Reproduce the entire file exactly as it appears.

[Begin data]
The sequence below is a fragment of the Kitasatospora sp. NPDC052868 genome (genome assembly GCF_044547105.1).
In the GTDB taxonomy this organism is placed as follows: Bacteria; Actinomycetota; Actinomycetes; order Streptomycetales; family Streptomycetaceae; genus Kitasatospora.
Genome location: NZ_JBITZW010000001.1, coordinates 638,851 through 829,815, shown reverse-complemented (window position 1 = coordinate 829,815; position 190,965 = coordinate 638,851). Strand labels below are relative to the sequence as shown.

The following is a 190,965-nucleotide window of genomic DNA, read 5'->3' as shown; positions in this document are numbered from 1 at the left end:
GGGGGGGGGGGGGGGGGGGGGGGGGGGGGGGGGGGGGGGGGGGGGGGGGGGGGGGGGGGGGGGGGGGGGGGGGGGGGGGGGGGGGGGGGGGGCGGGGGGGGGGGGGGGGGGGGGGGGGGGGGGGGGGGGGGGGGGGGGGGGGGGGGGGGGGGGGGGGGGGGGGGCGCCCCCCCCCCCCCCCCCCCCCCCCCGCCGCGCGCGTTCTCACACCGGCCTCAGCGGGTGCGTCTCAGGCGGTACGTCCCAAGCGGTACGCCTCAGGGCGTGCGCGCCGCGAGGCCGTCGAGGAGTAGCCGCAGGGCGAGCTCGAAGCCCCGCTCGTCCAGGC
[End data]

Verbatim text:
The sequence below is a fragment of the Kitasatospora sp. NPDC052868 genome (genome assembly GCF_044547105.1).
In the GTDB taxonomy this organism is placed as follows: Bacteria; Actinomycetota; Actinomycetes; order Streptomycetales; family Streptomycetaceae; genus Kitasatospora.
Genome location: NZ_JBITZW010000001.1, coordinates 638,851 through 829,815, shown reverse-complemented (window position 1 = coordinate 829,815; position 190,965 = coordinate 638,851). Strand labels below are relative to the sequence as shown.

The following is a 190,965-nucleotide window of genomic DNA, read 5'->3' as shown; positions in this document are numbered from 1 at the left end:
GGGGGGGGGGGGGGGGGGGGGGGGGGGGGGGGGGGGGGGGGGGGGGGGGGGGGGGGGGGGGGGGGGGGGGGGGGGGGGGGGGGGGGGGGGGGCGGGGGGGGGGGGGGGGGGGGGGGGGGGGGGGGGGGGGGGGGGGGGGGGGGGGGGGGGGGGGGGGGGGGGGGCGCCCCCCCCCCCCCCCCCCCCCCCCCGCCGCGCGCGTTCTCACACCGGCCTCAGCGGGTGCGTCTCAGGCGGTACGTCCCAAGCGGTACGCCTCAGGGCGTGCGCGCCGCGAGGCCGTCGAGGAGTAGCCGCAGGGCGAGCTCGAAGCCCCGCTCGTCCAGGC